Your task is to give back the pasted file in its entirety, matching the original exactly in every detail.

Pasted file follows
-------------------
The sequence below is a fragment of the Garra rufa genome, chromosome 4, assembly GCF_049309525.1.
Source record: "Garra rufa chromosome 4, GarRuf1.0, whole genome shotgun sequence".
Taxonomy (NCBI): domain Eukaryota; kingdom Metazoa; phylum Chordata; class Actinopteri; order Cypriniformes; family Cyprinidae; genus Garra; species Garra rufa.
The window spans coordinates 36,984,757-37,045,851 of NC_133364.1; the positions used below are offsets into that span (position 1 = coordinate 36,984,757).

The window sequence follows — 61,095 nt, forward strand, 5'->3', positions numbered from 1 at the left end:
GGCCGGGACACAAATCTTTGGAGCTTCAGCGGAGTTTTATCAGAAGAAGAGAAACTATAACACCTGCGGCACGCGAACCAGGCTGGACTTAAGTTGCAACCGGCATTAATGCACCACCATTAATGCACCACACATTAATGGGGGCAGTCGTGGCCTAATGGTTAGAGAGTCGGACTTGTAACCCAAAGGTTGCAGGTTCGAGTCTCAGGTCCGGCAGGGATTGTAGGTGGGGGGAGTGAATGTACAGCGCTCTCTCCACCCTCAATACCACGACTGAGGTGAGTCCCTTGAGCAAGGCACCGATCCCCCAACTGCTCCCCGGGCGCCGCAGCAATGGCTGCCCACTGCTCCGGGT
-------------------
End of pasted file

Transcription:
The sequence below is a fragment of the Garra rufa genome, chromosome 4, assembly GCF_049309525.1.
Source record: "Garra rufa chromosome 4, GarRuf1.0, whole genome shotgun sequence".
Taxonomy (NCBI): domain Eukaryota; kingdom Metazoa; phylum Chordata; class Actinopteri; order Cypriniformes; family Cyprinidae; genus Garra; species Garra rufa.
The window spans coordinates 36,984,757-37,045,851 of NC_133364.1; the positions used below are offsets into that span (position 1 = coordinate 36,984,757).

The window sequence follows — 61,095 nt, forward strand, 5'->3', positions numbered from 1 at the left end:
GGCCGGGACACAAATCTTTGGAGCTTCAGCGGAGTTTTATCAGAAGAAGAGAAACTATAACACCTGCGGCACGCGAACCAGGCTGGACTTAAGTTGCAACCGGCATTAATGCACCACCATTAATGCACCACACATTAATGGGGGCAGTCGTGGCCTAATGGTTAGAGAGTCGGACTTGTAACCCAAAGGTTGCAGGTTCGAGTCTCAGGTCCGGCAGGGATTGTAGGTGGGGGGAGTGAATGTACAGCGCTCTCTCCACCCTCAATACCACGACTGAGGTGAGTCCCTTGAGCAAGGCACCGATCCCCCAACTGCTCCCCGGGCGCCGCAGCAATGGCTGCCCACTGCTCCGGGT